What I learned about the circular economy from a capsule wardrobe

04.04.24 09:48 AM By WasteMINZ
Alice Grace, a self-confessed fashion lover, director at Morrison Low and former WasteMINZ Board Member shares her motivations and learnings from using a capsule wardrobe over the past 12 months, and tells us what the industry could take away from her experience. 
Shining the spotlight on textile waste

I loves clothes; I love wearing stylish outfits, I love shopping for clothes and I especially love creating my own clothes with my sewing machine. I’m also a pragmatic engineer with nearly 30 years’ experience in the waste and resource recovery industry – a job I love. These passions have been on a collision course lately with a spotlight being shone on the growing problem of textile waste.

The disposal of textiles has nearly doubled in the last ten years in New Zealand and we now landfill around 200,000 tonnes of textiles every year. Textile waste is also a major contributor to greenhouse gas emissions and the manufacturing of textiles has been linked to modern slavery and significant environmental pollution. 

Wearing a capsule wardrobe

Recently I’ve been helping councils prepare their Waste Assessments which has brought a focus to the problem of textiles, so I looked around to see what I might do to reduce my own textile waste. My internet searching led me to look into capsule wardrobes and how the use of a restricted number of clothes can help to reduce textile consumption.

There’s lots of different ways to adopt a capsule wardrobe, but I found one called Project 333 which seemed practical and not overly restrictive. For 3 months you restrict your wardrobe to just 33 items. These include shoes and accessories, but excluded underwear, sleepwear and clothing for exercise. I decided to add an ‘Alice rule’ so that I could keep doing my favourite hobbies – I could add up to 3 items to my wardrobe in any 3-month period if they had been handmade or hand-modified by me or someone I know. I also didn’t get rid of any clothes or fabrics, so I now have a large shop at home from which to select clothes and fabric for years to come.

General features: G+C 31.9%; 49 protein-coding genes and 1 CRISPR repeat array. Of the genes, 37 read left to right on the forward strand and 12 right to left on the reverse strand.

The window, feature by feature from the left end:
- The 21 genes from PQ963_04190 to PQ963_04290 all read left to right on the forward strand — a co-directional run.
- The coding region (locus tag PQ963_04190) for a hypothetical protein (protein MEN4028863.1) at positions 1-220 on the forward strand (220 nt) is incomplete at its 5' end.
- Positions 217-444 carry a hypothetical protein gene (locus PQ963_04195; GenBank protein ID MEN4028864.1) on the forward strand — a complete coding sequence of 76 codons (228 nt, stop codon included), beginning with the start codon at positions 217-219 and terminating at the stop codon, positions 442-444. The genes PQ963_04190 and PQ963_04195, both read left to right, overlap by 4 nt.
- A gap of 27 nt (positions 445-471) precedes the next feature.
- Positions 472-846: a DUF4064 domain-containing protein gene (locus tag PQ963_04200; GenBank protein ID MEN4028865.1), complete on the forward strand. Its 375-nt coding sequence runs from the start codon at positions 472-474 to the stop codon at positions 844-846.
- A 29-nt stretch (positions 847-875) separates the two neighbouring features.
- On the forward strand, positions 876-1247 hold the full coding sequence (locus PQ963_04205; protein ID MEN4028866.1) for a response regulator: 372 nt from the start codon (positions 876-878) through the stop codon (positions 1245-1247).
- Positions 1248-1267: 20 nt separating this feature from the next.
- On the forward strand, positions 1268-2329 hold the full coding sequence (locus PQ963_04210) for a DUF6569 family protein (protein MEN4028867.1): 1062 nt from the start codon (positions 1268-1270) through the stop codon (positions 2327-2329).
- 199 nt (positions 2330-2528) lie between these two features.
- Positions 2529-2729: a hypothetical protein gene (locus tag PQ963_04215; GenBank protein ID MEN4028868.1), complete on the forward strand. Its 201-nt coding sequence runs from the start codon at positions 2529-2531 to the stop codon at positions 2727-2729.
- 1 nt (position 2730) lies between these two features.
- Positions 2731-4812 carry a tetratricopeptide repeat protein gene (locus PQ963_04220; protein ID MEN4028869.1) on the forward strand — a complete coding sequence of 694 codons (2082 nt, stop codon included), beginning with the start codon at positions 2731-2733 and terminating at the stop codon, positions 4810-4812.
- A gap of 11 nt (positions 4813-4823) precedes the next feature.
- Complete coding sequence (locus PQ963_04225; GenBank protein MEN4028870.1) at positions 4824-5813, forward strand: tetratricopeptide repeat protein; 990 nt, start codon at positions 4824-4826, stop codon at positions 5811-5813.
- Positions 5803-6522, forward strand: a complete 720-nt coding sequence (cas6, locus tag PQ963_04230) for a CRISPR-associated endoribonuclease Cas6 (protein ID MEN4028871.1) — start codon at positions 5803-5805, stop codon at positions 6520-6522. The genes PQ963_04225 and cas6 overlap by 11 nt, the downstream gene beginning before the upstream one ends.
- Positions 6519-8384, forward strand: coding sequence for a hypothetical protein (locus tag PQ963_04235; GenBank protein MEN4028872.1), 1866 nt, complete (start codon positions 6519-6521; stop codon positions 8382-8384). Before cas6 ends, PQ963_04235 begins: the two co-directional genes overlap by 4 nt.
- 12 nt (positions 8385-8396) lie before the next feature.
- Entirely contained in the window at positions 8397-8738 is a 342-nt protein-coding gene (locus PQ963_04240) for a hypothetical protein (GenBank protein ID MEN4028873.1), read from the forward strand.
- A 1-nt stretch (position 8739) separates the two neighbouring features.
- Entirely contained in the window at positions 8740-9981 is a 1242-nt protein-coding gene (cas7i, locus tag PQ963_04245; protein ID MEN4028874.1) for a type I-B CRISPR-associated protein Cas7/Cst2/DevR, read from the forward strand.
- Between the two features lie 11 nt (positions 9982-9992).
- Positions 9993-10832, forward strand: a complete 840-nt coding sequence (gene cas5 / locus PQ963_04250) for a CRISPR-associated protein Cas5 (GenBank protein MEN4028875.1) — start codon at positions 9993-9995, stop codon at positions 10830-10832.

Once I’d selected my 33 items, I got a major shock about how small this selection seemed relative to the two wardrobes full of clothes I owned. I was equally surprised how easy it was to only use 33 items – I didn’t feel like I was wearing the same thing all the time, I found it easier to decide what to wear and I had less days when I felt I’d chosen the wrong outfit. Using less turned out to be easier than I expected and I’ve continued the seasonal capsule approach for the past four seasons (twelve months in total). I’ve also turned my mind to where else in my life I have more than I need and how this might relate to reducing waste as part of the circular economy.

What I learnt about the circular economy

A catalyst for change

You can break the cycle of buying more than you need (or wasting more resources than you should), but you probably need a catalyst for it. For example, councils are introducing organic collections and many are moving to fortnightly rubbish collection at the same time. The restriction in rubbish disposal volume available to households creates a catalyst to use the organics collection service. Another example is training transfer station staff to be resource recovery ambassadors that can provide a personal touch with their customers, gently encouraging them to separate their recoverable items before they dispose of the rest.